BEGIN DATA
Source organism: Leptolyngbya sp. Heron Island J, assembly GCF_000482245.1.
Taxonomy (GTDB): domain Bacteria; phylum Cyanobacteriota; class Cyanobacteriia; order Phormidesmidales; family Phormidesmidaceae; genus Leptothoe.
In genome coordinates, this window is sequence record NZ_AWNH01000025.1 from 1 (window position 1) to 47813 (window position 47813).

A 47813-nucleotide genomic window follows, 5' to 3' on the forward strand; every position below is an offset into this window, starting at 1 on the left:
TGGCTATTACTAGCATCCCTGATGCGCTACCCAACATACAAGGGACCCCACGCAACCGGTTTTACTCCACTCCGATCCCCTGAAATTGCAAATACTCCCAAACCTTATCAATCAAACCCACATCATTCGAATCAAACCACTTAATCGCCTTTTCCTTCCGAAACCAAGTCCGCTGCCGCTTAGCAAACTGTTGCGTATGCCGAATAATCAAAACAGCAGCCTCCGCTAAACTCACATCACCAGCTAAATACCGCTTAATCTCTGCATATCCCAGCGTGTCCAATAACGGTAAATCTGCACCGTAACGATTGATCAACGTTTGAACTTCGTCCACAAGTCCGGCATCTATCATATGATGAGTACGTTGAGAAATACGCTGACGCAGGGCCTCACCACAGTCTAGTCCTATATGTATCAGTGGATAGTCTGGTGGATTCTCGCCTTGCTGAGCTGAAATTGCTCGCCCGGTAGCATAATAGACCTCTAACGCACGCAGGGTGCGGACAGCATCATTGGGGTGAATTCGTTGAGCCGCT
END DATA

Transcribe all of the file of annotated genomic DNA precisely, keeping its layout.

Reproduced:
Source organism: Leptolyngbya sp. Heron Island J, assembly GCF_000482245.1.
Taxonomy (GTDB): domain Bacteria; phylum Cyanobacteriota; class Cyanobacteriia; order Phormidesmidales; family Phormidesmidaceae; genus Leptothoe.
In genome coordinates, this window is sequence record NZ_AWNH01000025.1 from 1 (window position 1) to 47813 (window position 47813).

A 47813-nucleotide genomic window follows, 5' to 3' on the forward strand; every position below is an offset into this window, starting at 1 on the left:
TGGCTATTACTAGCATCCCTGATGCGCTACCCAACATACAAGGGACCCCACGCAACCGGTTTTACTCCACTCCGATCCCCTGAAATTGCAAATACTCCCAAACCTTATCAATCAAACCCACATCATTCGAATCAAACCACTTAATCGCCTTTTCCTTCCGAAACCAAGTCCGCTGCCGCTTAGCAAACTGTTGCGTATGCCGAATAATCAAAACAGCAGCCTCCGCTAAACTCACATCACCAGCTAAATACCGCTTAATCTCTGCATATCCCAGCGTGTCCAATAACGGTAAATCTGCACCGTAACGATTGATCAACGTTTGAACTTCGTCCACAAGTCCGGCATCTATCATATGATGAGTACGTTGAGAAATACGCTGACGCAGGGCCTCACCACAGTCTAGTCCTATATGTATCAGTGGATAGTCTGGTGGATTCTCGCCTTGCTGAGCTGAAATTGCTCGCCCGGTAGCATAATAGACCTCTAACGCACGCAGGGTGCGGACAGCATCATTGGGGTGAATTCGTTGAGCCGCT